*For the full panoply of Greek (& Roman) myths, you need to read, amongst others, Pindar’s Odes, the tragedies of Euripides, Sophocles, and Aeschylus, Apollodorus’ Library, Homer’s Iliad and Odyssey, the ‘Homeric’ hymns, Vergil’s Aeneid, Apollonius of Rhodes’ Argonautica, Catullus’ 64th poem, the various mythological poems of the archaic Greek lyric poets, bits of Plato, the many fragmentary Hellenistic poets, Callimachus’ hymns, Apuleius’ The Golden Ass, Statius’ Thebaid and Achilleid, Seneca’s tragedies, Claudian’s Gigantomachy and Rape of Proserpina, the Orphic Hymns and so on and on and on. Reading the primary sources for Graeco-Roman mythology is basically an entire career’s worth of reading! Use the above for some quick samplers. Then move on to the epics (Homer, Virgil, Apollonius) and tragedians.

Friezes — From Assyria to Athens to the British Museum

All photos in this post are mine.

The delight I recounted for you in my post about the Louvre was continued at the British Museum last Thursday. There I was able to stand eye-to-eye with none other than Ashurnasirpal himself.

And here you were expecting, say, the Goddess Athena or Keats’ ‘heifer lowing at the skies’ on the Parthenon frieze. I can assure you that the Parthenon sculptures — frieze, metopes, pedimental sculptures — engrossed me for the better part of an hour. The vitality of the charioteers!

Me with some charioteers

The grotesquery of the centaurs’ faces, running off with the Lapith women!*

Me and a Centaur

Magnificent, beautiful, the sculptures produced under the eye of Pheidias through the grand scheme of Pericles are not to be missed!

Aphrodite? From the Parthenon’s East Pediment

But back to Ashurnasirpal.

Ashurnasirpal II was King of Assyria 883-859 BC. Like many memorable monarchs,** Ashurnasirpal was a warmonger. He extended the western boundaries of his Tigris-crossing Empire into Syria-Lebanon to the Mediterranean and into the Hittite lands of Asia Minor.

He transferred the Assyrian capital to Nimrud in modern Iraq, and the British Museum has various bits of his palace, such as these fantastic lamassu’s — winged bulls with human heads:

Me and a Lamassu’

Besides these, you can see various friezes from Nimrud in the British Museum, of Ashurnasirpal doing such things as lion-hunting or waging war. You can even see his naked soldiery swimming a river with inflated skins! Except for one guy — he must be on the Assyrian Olympic team.

There they go — note the man without an inflated skin

These sculptures and friezes are very well executed. They lack the sinuous vitality of classical Greek art, but I don’t doubt that the skills of the sculptors were lacking. One of the things about ancient Near Eastern and Egyptian art that I learned in my visit to Cairo back in the day is the essentially traditionalist aspect of style. Assyrians and Egyptians (Akhenaten aside) are not trying to produce portraiture as the Graeco-Roman tradition would understand it. They are not capturing the vital essence of a moment.

I behold a frieze from Nimrud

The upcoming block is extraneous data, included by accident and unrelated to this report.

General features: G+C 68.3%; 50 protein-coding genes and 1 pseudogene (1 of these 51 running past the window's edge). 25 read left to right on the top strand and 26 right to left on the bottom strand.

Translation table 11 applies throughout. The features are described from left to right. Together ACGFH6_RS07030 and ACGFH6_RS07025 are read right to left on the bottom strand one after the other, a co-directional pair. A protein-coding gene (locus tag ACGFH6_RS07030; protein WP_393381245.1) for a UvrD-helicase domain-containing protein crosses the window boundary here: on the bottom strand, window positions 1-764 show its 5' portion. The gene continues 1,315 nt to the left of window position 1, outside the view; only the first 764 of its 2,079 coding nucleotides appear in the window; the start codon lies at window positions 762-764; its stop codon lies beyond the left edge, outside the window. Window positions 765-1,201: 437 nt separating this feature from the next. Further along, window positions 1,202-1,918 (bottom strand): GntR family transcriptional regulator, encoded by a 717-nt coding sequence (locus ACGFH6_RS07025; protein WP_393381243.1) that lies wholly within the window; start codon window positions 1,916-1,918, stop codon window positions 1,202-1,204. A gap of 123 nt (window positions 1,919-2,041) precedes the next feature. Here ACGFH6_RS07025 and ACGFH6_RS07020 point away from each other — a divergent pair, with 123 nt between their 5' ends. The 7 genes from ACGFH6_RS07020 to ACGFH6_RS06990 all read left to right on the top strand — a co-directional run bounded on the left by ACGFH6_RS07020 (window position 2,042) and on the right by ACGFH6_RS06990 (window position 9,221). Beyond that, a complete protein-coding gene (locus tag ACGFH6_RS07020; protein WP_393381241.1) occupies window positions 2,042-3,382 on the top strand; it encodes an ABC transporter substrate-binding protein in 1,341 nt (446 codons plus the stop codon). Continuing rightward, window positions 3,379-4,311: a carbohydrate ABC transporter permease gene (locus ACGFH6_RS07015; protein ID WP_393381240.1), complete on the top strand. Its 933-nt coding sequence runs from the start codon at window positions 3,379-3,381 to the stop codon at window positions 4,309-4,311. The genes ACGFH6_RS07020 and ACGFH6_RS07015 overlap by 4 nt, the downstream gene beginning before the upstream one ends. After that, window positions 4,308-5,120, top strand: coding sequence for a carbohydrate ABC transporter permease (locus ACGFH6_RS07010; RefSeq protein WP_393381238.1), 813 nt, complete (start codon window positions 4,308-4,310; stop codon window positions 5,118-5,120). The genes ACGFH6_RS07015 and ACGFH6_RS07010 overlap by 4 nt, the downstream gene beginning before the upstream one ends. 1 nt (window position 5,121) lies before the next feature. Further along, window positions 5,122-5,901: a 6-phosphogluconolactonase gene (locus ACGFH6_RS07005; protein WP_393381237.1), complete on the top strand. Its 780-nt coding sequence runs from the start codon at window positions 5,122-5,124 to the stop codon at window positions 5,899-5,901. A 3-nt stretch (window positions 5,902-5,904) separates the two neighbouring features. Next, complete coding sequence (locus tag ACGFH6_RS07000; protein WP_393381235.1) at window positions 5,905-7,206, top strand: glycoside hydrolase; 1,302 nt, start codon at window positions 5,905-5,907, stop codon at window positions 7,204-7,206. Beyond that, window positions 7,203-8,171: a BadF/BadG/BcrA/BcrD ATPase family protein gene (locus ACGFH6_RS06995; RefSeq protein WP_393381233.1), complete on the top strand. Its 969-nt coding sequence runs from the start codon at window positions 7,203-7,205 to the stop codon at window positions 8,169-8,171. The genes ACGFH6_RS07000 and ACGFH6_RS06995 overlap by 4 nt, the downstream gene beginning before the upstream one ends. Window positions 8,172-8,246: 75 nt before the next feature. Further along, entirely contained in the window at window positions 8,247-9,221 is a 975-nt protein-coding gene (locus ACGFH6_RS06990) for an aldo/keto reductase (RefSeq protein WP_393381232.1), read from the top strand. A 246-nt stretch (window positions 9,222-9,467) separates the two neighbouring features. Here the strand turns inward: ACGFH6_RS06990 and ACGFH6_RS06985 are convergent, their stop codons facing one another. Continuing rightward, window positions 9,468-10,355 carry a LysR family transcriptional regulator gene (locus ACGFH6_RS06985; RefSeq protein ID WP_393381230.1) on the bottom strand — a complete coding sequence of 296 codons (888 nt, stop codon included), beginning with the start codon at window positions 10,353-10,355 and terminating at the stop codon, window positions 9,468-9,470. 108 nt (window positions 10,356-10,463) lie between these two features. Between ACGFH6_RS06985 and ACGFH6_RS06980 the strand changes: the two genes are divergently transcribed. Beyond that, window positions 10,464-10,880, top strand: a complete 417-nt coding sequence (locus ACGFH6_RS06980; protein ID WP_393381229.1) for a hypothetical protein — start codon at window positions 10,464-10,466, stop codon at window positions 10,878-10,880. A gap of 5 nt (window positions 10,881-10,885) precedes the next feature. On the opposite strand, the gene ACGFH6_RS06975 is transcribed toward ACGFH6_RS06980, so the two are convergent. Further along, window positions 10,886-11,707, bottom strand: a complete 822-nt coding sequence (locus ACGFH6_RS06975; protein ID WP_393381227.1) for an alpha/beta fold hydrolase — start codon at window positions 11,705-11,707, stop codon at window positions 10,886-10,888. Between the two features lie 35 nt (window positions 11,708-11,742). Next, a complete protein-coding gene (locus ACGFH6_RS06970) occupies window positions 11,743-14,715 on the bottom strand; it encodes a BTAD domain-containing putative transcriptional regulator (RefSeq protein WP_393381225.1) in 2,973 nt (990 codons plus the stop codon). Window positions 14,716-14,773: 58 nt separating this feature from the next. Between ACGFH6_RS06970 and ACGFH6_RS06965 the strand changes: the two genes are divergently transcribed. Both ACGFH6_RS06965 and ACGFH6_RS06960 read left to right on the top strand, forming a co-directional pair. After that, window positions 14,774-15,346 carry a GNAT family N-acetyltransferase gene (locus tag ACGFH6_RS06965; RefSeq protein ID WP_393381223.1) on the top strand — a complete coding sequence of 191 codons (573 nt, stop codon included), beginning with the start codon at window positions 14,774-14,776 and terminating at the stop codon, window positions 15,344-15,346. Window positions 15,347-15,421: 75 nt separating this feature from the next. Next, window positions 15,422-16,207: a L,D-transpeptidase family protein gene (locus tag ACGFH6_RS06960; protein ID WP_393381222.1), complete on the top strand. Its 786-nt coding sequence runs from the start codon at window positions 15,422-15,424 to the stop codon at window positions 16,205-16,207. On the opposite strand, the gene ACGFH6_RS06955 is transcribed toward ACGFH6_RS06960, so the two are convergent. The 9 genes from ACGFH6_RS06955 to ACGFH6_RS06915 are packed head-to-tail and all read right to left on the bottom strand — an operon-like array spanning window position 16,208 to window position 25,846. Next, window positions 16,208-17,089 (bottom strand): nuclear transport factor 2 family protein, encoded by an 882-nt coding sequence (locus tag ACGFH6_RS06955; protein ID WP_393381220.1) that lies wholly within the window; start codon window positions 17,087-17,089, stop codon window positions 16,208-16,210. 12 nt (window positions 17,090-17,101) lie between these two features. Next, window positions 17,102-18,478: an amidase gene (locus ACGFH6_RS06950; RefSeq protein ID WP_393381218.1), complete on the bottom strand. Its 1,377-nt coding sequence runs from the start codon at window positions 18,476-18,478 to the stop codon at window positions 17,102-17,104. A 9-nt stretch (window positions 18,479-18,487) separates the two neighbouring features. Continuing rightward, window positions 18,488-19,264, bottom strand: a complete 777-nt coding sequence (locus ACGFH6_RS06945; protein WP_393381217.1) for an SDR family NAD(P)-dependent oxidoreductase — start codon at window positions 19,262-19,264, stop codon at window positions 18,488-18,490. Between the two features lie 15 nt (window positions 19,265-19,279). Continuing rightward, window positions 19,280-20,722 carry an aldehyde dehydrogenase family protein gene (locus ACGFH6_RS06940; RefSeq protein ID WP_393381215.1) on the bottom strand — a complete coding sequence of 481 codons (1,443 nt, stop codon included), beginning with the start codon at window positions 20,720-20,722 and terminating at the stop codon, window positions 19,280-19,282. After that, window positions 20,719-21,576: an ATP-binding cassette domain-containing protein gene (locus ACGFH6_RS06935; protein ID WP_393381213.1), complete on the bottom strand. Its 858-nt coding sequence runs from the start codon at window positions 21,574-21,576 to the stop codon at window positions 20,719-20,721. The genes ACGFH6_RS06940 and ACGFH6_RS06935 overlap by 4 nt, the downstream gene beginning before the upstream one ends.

They are placing Ashurnasirpal II within a long tradition of art, showing him to be a timeless, great king. The message is one of legitimacy and stability: He is like his father, Tukulti-Ninurta; Sargon II, whose lamassu’s are in the Louvre and look identical to Ashurnasirpal’s, is saying the same thing.

Sargon’s Lammasu’s in the Louvre

The other thing to bring to the forefront of your mind when you look at ancient Mesopotamian things is the sheer ancientness of them. The naked-swimmer frieze dates to c. 860 BC — 100 years before the traditional founding of Rome, 400 years before the Parthenon friezes! And if you think that’s old, the Code of Hammurabi in the Louvre dates to the 1700s BC!!

The Code of Hammurabi in the Louvre

The Ashmolean Museum’s fragment of the Babylonian epic poem Gilgamesh dates to 1900-1600 BC — a millennium before Homer!

The Epic of Gilgamesh fragment in the Ashmolean Museum, Oxford

This glazed-brick image of a lion from Babylon dates to 604-562 BC. While not as old as the other stuff mentioned here, I just like it:

Babylonian Lion, Louvre

The cultures of the Near East are truly ancient. They were using clay for a writing material when the Greeks were using it for huts. They have a literary and political culture all their own, a war-machine all their own, art and religion all their own. Yet, even to many students of ancient history such as myself, they stand largely unknown, getting maybe a chapter about Ziggurats in a Grade 11 history textbook.

We can all rectify this. Check out the Mesopotamian collections on your next trip to a major archaeological museum, be it the Ashmolean, the British Museum, the Louvre, the National Museum of Scotland or the Royal Ontario Museum, take in the Mesopotamian artefacts. If you like mythology, read some Mesopotamian mythology. If epic is your thing, check out Gilgamesh. Grab a book on Sumeria or Babylon or Assyria or ancient Persia the next time you’re in the library. Educate yourself — even if it’s just one attentive museum visit or one book; it’s better than nothing.

It may not be safe to visit the Near East itself, but we can still take a healthy interest in its culture. Who knows, maybe a fresh interest in such things will help save those lands from ruin?

*It’s a sin with centaurs do it, but when Romulus does it, it’s prudence … ?

**Remember Alexander the Great, Justinian, Charlemagne, William the Conqueror, Richard the Lionheart, et al? Yep.